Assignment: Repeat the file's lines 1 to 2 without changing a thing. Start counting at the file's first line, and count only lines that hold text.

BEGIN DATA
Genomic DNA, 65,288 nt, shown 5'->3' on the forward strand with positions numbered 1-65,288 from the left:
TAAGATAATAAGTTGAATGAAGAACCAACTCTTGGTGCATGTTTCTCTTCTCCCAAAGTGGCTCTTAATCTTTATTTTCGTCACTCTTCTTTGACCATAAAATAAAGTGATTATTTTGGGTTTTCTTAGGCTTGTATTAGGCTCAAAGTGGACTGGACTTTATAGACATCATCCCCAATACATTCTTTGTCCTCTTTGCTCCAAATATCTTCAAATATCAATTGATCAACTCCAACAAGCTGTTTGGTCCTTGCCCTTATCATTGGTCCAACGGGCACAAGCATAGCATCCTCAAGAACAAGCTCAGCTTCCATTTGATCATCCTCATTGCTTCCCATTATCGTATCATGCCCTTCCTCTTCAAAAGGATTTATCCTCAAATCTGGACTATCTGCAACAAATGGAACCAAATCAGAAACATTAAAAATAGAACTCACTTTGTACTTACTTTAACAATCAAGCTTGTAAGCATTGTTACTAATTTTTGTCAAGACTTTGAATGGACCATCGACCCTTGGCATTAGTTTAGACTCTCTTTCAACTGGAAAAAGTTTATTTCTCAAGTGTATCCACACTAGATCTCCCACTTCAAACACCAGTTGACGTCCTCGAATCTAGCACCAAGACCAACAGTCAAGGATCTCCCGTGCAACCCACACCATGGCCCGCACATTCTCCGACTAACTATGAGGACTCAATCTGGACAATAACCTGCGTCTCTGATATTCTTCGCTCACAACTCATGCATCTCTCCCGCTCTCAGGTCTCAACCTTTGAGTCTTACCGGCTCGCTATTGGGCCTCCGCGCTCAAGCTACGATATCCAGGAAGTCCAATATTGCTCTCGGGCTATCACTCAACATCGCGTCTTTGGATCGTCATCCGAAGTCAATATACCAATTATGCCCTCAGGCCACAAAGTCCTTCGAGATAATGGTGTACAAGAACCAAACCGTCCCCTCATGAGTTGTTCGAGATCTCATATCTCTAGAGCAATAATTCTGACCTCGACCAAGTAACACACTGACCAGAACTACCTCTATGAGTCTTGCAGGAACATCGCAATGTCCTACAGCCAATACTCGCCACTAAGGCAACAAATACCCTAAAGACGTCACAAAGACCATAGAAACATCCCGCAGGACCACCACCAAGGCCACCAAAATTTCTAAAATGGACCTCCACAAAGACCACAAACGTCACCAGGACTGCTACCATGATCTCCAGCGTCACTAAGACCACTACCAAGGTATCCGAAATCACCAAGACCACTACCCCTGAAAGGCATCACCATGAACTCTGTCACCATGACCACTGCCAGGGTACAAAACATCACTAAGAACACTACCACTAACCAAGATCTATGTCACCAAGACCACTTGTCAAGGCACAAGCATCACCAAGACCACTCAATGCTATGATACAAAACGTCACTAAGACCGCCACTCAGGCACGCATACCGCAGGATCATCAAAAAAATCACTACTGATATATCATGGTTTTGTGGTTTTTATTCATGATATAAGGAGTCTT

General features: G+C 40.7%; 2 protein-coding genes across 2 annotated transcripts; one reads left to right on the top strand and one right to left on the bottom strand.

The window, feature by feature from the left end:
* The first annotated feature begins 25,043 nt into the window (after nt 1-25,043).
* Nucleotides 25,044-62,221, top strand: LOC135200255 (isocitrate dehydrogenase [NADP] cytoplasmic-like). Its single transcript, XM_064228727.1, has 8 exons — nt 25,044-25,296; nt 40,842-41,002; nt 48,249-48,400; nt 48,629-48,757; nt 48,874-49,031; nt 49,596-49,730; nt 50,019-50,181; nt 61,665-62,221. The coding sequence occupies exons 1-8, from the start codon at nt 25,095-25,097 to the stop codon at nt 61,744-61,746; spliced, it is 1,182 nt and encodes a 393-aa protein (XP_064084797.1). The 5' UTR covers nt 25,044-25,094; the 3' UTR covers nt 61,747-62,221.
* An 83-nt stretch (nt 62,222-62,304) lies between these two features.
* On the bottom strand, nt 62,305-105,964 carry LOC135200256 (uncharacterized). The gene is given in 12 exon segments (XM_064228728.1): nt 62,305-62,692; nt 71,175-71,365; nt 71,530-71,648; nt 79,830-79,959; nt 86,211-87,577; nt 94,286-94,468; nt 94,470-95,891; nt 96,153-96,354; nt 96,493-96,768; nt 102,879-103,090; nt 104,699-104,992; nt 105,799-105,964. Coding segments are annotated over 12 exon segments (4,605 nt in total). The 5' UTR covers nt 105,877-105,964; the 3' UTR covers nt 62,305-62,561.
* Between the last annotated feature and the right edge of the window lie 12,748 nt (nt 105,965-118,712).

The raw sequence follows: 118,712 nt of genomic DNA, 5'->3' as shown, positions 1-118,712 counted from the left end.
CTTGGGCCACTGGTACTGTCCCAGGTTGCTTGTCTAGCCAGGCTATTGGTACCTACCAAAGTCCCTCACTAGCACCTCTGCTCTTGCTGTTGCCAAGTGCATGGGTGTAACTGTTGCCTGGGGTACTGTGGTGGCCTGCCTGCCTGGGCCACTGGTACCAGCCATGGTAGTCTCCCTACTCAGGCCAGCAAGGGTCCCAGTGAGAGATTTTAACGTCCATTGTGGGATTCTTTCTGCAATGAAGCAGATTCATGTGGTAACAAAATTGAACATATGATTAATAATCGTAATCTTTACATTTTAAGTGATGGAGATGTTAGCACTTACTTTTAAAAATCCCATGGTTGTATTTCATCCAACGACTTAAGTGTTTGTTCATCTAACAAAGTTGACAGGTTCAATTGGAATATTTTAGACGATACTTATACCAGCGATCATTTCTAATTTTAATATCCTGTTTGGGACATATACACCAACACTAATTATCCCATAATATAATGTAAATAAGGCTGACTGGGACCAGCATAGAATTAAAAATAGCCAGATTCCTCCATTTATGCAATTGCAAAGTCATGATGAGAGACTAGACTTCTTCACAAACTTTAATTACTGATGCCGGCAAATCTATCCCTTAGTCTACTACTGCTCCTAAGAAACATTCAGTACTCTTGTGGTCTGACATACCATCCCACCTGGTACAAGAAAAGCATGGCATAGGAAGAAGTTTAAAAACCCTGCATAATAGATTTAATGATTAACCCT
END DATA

Genomic DNA, 65,288 nt, shown 5'->3' on the forward strand with positions numbered 1-65,288 from the left:
TAAGATAATAAGTTGAATGAAGAACCAACTCTTGGTGCATGTTTCTCTTCTCCCAAAGTGGCTCTTAATCTTTATTTTCGTCACTCTTCTTTGACCATAAAATAAAGTGATTATTTTGGGTTTTCTTAGGCTTGTATTAGGCTCAAAGTGGACTGGACTTTATAGACATCATCCCCAATACATTCTTTGTCCTCTTTGCTCCAAATATCTTCAAATATCAATTGATCAACTCCAACAAGCTGTTTGGTCCTTGCCCTTATCATTGGTCCAACGGGCACAAGCATAGCATCCTCAAGAACAAGCTCAGCTTCCATTTGATCATCCTCATTGCTTCCCATTATCGTATCATGCCCTTCCTCTTCAAAAGGATTTATCCTCAAATCTGGACTATCTGCAACAAATGGAACCAAATCAGAAACATTAAAAATAGAACTCACTTTGTACTTACTTTAACAATCAAGCTTGTAAGCATTGTTACTAATTTTTGTCAAGACTTTGAATGGACCATCGACCCTTGGCATTAGTTTAGACTCTCTTTCAACTGGAAAAAGTTTATTTCTCAAGTGTATCCACACTAGATCTCCCACTTCAAACACCAGTTGACGTCCTCGAATCTAGCACCAAGACCAACAGTCAAGGATCTCCCGTGCAACCCACACCATGGCCCGCACATTCTCCGACTAACTATGAGGACTCAATCTGGACAATAACCTGCGTCTCTGATATTCTTCGCTCACAACTCATGCATCTCTCCCGCTCTCAGGTCTCAACCTTTGAGTCTTACCGGCTCGCTATTGGGCCTCCGCGCTCAAGCTACGATATCCAGGAAGTCCAATATTGCTCTCGGGCTATCACTCAACATCGCGTCTTTGGATCGTCATCCGAAGTCAATATACCAATTATGCCCTCAGGCCACAAAGTCCTTCGAGATAATGGTGTACAAGAACCAAACCGTCCCCTCATGAGTTGTTCGAGATCTCATATCTCTAGAGCAATAATTCTGACCTCGACCAAGTAACACACTGACCAGAACTACCTCTATGAGTCTTGCAGGAACATCGCAATGTCCTACAGCCAATACTCGCCACTAAGGCAACAAATACCCTAAAGACGTCACAAAGACCATAGAAACATCCCGCAGGACCACCACCAAGGCCACCAAAATTTCTAAAATGGACCTCCACAAAGACCACAAACGTCACCAGGACTGCTACCATGATCTCCAGCGTCACTAAGACCACTACCAAGGTATCCGAAATCACCAAGACCACTACCCCTGAAAGGCATCACCATGAACTCTGTCACCATGACCACTGCCAGGGTACAAAACATCACTAAGAACACTACCACTAACCAAGATCTATGTCACCAAGACCACTTGTCAAGGCACAAGCATCACCAAGACCACTCAATGCTATGATACAAAACGTCACTAAGACCGCCACTCAGGCACGCATACCGCAGGATCATCAAAAAAATCACTACTGATATATCATGGTTTTGTGGTTTTTATTCATGATATAAGGAGTCTT